a few months ago i decided to try out playing mozart as a hobby.
it has turned out to be a wonderful thing.  being a professional jazz pianist for so many years... playing mostly lounges.. some concerts... functions,  gb... you know the thing... so many people come up to you and say "arnt you lucky to be doing what you love for a living"  and "isnt it relaxing" and we kind of have to reinforce the stereo type and say ya ya... yada yada.  when in reality.... no i work damn hard for my money and it is not relaxing... it is a pretty stressful job in a lot of ways ... between dealing with other other musicians, venue owners and strange audiences....  
   but learning and playing mozart as a hobby ... wow that is relaxing...
i seriously reccomend it to all you jazz pianisist out there... you will love it
just give a little bit of your day to it... buy the mozart sonata book or something like that and let your self relax with it a bit on sundays or on your day off.. you will love it.
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yeah, mozart sonatas are awesome. i feel like working on them has really helped my playing. i feel like they're really hard to play well, and they reveal any minor inconsistency and imperfection in your phrasing; i feel like it's much harder to make sound good than beethoven or chopin, but maybe that's just me.
i do the same thing but with various composers.  right now i'm on a  chopin etude kick.  it's amazing how doing that improves my jazz playing, and of course playing in general.  it really opens me up to new ways of voicing and playing.  (even though they are centuries old ways)

it's also amazing how much i appreciate what composers from hundreds of years ago were doing...i didn't get the total picture when i was younger.  i was just learning  the pieces. (or should i say hacking to pieces:)
wow, my mind went a thousand places and not one of them to where mike was going with this post. i enjoy playing mozart and chopin but i almost never do it regularly. i think that devoting some time weekly to them may help, so i think i may incorporate some of mike's suggestions in my playing routine. i think most of my books with classical works are under my "tool's greatest hits book for piano". just kidding with that last comment, just in case it was not obvious enough.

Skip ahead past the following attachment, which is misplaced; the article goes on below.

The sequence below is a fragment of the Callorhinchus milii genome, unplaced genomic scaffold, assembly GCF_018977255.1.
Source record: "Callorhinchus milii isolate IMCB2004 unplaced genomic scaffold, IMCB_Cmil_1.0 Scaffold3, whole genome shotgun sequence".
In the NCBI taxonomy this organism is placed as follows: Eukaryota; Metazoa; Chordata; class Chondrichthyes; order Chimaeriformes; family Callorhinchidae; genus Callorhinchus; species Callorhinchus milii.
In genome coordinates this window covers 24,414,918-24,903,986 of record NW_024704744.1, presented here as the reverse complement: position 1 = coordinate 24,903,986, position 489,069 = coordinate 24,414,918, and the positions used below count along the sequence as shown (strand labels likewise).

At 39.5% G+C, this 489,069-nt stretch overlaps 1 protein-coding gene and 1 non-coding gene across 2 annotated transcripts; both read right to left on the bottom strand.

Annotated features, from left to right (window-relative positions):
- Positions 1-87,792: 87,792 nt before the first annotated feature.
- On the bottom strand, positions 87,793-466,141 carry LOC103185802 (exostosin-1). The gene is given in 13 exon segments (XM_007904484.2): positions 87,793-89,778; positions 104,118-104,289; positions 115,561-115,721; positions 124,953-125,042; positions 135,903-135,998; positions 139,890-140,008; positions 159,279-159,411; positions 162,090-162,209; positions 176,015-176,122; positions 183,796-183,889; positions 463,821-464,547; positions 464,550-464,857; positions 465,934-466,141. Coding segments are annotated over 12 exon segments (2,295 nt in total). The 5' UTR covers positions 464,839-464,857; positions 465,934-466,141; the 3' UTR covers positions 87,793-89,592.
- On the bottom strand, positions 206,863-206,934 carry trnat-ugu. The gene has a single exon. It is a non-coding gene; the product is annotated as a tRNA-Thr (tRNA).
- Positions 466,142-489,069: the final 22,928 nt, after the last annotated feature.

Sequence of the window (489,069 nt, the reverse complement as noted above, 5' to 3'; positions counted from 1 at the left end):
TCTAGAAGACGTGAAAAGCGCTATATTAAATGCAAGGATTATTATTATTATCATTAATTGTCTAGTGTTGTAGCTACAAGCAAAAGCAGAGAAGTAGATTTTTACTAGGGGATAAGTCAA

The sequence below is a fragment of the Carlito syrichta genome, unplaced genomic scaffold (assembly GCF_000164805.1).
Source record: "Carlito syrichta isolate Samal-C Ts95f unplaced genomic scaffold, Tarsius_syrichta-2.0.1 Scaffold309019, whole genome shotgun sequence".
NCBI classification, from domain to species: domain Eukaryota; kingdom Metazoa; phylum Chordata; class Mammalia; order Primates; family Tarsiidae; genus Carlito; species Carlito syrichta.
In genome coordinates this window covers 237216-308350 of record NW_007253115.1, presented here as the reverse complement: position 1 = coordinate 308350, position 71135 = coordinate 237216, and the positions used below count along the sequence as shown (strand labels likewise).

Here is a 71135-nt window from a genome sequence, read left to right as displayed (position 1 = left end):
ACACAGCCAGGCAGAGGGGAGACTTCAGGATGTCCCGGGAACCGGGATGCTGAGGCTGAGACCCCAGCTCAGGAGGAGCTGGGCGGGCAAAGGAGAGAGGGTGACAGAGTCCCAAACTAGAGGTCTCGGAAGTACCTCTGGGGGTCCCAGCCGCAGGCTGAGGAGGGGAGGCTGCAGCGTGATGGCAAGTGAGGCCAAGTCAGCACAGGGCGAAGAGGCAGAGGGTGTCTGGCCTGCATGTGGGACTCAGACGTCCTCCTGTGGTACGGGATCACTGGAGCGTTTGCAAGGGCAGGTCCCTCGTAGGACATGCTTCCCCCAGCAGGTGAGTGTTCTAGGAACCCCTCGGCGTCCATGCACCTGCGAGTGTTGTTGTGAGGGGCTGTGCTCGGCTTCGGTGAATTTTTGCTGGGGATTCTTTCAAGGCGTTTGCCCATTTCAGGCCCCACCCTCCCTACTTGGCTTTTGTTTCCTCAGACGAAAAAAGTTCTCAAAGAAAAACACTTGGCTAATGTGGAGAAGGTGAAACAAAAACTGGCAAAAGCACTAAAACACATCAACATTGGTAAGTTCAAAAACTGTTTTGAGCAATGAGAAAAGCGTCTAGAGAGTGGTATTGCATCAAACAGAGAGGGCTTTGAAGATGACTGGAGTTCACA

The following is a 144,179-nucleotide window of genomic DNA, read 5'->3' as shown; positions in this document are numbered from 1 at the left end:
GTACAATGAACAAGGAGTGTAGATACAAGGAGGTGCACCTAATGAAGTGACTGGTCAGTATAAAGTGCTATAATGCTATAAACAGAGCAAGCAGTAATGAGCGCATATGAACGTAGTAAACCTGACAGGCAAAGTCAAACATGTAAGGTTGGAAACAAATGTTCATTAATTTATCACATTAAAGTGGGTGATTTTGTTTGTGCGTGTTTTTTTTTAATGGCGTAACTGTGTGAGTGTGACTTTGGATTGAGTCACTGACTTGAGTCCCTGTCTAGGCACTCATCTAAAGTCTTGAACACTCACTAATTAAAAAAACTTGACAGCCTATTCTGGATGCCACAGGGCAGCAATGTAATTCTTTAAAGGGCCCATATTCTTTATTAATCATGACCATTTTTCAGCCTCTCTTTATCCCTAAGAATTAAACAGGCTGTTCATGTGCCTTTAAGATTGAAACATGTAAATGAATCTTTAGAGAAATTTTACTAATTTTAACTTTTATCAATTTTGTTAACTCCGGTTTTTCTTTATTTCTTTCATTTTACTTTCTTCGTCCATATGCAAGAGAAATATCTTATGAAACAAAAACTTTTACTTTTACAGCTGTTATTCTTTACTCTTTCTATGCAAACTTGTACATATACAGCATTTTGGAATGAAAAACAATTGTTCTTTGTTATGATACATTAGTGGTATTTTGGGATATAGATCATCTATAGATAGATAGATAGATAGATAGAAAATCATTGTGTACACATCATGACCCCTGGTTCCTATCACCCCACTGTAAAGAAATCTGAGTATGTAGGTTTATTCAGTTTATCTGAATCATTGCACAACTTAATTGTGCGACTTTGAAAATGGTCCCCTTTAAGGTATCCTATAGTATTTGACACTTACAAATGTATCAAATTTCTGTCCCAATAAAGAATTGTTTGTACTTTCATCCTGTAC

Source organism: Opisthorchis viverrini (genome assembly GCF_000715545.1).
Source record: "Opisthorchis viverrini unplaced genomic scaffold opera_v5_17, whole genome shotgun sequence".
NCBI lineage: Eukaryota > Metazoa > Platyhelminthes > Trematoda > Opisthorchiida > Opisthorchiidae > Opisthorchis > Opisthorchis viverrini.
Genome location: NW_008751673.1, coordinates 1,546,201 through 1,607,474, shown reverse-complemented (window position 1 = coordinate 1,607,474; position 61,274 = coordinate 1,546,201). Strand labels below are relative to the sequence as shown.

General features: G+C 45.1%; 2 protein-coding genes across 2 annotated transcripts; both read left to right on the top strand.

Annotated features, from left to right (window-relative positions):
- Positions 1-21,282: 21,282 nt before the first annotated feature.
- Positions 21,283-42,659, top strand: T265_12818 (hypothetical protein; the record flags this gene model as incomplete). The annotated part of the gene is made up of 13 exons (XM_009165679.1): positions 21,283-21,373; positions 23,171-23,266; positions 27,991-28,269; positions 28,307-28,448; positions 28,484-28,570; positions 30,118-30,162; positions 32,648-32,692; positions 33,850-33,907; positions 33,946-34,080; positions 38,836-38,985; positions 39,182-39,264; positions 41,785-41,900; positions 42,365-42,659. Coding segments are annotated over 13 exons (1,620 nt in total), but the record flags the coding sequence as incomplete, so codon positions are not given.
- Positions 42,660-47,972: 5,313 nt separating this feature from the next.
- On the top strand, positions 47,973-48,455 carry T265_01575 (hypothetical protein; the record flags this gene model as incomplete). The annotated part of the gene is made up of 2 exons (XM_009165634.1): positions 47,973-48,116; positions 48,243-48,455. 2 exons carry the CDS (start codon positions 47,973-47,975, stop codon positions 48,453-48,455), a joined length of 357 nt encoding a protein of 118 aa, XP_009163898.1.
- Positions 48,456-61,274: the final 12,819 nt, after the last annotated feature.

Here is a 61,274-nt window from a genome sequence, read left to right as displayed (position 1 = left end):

i always wanted to have a hobby, but never had time for one.
yes,  hobbies are something you have to make time for.  i am single and i love confusing girls when i am on dates.  they know i am a pianist... at some point they ask me if i have a hobby.... i love seeing the confusion on their faces when i simply say "mozart".
also i do not see that is "helping" my playing in any way whats so ever.  i have always found classical music easier to study and perform.
i am doing it strictly for the enjoyment of a nice little hobby.
i don't know if i agree with that mike, if it isn't at all challenging then what's the fun in doing it. if it's challenging then it helps. i can't resolve that dichotomy.
i would think that "challenging" and "fun" are two different entities.

fun can be fun without being challenging.

i imagine that mike has fun playing mozart.

and just think what a wonderful gift: to be able to play mozart without it being challenging.

just playing it for the sheer pleasure ...
point taken jeff, i should have used more accurate words for what i was trying to describe. there is no satisfaction for me as an accomplishment without the application of some effort. if something is easy for me (which mozart surely is not), it becomes mundane and boring, therefore it is counter to my sense of adventure. this is a broadly applied statement in this case and may not be as applicable in all aspects of my life. there are times i do seek the easy, non-taxing solution but those times are more the routine moments and not what i refer to as "hobby" interests. i am sure that most persons have their own vision as to what meets their individual needs. and as always, this is surely, only my opinion, which is worth exactly what was paid to read it.
well i suppose it has its challenges.  what i mean is that i find it infinitely easier than working on the music i normally work on and perform... ie,  the american songbook and coltrane tunes and my own compositions,  to be able to work on music that someone else has worked out all the notes and the entire arrangement for and actually have it end up sounding and feeling good when you play it.  i guess that is where i find the pleasure.  a break from jazz...  to get away from all the things that i love about it for a moment i guess.  i love all the things about jazz that make me be 100 percent creative but the nice thing about my hobby is that i can take a break from putting out and i can just be a consumer.  i can just enjoy my ability to play without really putting out much effort in comparison to when i play jazz which takes a whole lot more effort.  to play jazz i am constantly drawing on every bit of years of training and study.  it is part of my training and my philosophy to always give it 100 percent.  but my hobby i can just sort of sit back and play ... i only have to draw on a small percentage of my musical training to play mozart.  i do not have to use any of my knowledge of improvisation... very little of my knowledge of theory.  and other than the hand independence challenges the technique demands are relatively minor as well.
that's interesting.  to me, jazz is like a hobby where i just let my mind wander and hopefully delight in what happens.  classical is much more of a challenge for me.  if i can't sight read it, i get very impatient with myself, which is where the challenge comes in. however when i do take the time to work out those things that do not come easily, my overall playing improves.
what do you think of the last movement(rondo)of mozarts first piano sonata?
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